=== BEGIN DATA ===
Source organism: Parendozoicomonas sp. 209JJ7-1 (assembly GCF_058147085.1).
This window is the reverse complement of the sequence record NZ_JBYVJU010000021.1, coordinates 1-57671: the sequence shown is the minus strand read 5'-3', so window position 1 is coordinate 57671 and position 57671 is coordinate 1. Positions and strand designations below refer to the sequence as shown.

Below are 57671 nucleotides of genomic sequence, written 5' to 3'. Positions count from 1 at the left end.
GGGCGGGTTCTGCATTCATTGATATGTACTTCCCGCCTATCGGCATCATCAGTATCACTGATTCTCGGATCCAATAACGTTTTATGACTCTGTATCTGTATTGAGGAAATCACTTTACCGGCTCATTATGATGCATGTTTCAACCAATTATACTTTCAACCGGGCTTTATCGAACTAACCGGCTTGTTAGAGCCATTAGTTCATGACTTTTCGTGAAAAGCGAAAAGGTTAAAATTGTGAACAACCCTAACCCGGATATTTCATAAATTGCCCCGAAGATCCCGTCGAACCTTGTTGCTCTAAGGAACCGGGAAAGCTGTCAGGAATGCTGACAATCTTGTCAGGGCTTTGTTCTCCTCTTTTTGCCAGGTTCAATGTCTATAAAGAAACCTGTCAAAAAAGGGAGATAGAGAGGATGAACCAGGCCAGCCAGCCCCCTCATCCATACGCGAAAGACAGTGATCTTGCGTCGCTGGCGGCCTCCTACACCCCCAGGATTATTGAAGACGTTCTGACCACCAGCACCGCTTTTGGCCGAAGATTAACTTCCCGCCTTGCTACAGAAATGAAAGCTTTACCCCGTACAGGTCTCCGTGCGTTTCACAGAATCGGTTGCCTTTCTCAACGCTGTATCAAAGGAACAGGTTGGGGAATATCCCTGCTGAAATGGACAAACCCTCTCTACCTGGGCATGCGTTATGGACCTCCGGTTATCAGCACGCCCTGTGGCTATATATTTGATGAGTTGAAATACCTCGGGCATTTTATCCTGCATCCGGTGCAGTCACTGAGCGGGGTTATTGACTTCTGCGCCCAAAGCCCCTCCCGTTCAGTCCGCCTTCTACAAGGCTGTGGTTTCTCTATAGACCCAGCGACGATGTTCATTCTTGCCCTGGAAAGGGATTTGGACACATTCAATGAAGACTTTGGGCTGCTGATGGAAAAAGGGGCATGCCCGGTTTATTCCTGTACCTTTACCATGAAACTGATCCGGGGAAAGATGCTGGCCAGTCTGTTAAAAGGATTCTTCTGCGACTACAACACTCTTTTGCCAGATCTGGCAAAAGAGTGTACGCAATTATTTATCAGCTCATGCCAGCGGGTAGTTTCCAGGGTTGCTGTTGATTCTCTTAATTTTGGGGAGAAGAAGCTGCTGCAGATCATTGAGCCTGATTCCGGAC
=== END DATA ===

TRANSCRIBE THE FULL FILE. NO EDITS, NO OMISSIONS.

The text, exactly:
Source organism: Parendozoicomonas sp. 209JJ7-1 (assembly GCF_058147085.1).
This window is the reverse complement of the sequence record NZ_JBYVJU010000021.1, coordinates 1-57671: the sequence shown is the minus strand read 5'-3', so window position 1 is coordinate 57671 and position 57671 is coordinate 1. Positions and strand designations below refer to the sequence as shown.

Below are 57671 nucleotides of genomic sequence, written 5' to 3'. Positions count from 1 at the left end.
GGGCGGGTTCTGCATTCATTGATATGTACTTCCCGCCTATCGGCATCATCAGTATCACTGATTCTCGGATCCAATAACGTTTTATGACTCTGTATCTGTATTGAGGAAATCACTTTACCGGCTCATTATGATGCATGTTTCAACCAATTATACTTTCAACCGGGCTTTATCGAACTAACCGGCTTGTTAGAGCCATTAGTTCATGACTTTTCGTGAAAAGCGAAAAGGTTAAAATTGTGAACAACCCTAACCCGGATATTTCATAAATTGCCCCGAAGATCCCGTCGAACCTTGTTGCTCTAAGGAACCGGGAAAGCTGTCAGGAATGCTGACAATCTTGTCAGGGCTTTGTTCTCCTCTTTTTGCCAGGTTCAATGTCTATAAAGAAACCTGTCAAAAAAGGGAGATAGAGAGGATGAACCAGGCCAGCCAGCCCCCTCATCCATACGCGAAAGACAGTGATCTTGCGTCGCTGGCGGCCTCCTACACCCCCAGGATTATTGAAGACGTTCTGACCACCAGCACCGCTTTTGGCCGAAGATTAACTTCCCGCCTTGCTACAGAAATGAAAGCTTTACCCCGTACAGGTCTCCGTGCGTTTCACAGAATCGGTTGCCTTTCTCAACGCTGTATCAAAGGAACAGGTTGGGGAATATCCCTGCTGAAATGGACAAACCCTCTCTACCTGGGCATGCGTTATGGACCTCCGGTTATCAGCACGCCCTGTGGCTATATATTTGATGAGTTGAAATACCTCGGGCATTTTATCCTGCATCCGGTGCAGTCACTGAGCGGGGTTATTGACTTCTGCGCCCAAAGCCCCTCCCGTTCAGTCCGCCTTCTACAAGGCTGTGGTTTCTCTATAGACCCAGCGACGATGTTCATTCTTGCCCTGGAAAGGGATTTGGACACATTCAATGAAGACTTTGGGCTGCTGATGGAAAAAGGGGCATGCCCGGTTTATTCCTGTACCTTTACCATGAAACTGATCCGGGGAAAGATGCTGGCCAGTCTGTTAAAAGGATTCTTCTGCGACTACAACACTCTTTTGCCAGATCTGGCAAAAGAGTGTACGCAATTATTTATCAGCTCATGCCAGCGGGTAGTTTCCAGGGTTGCTGTTGATTCTCTTAATTTTGGGGAGAAGAAGCTGCTGCAGATCATTGAGCCTGATTCCGGAC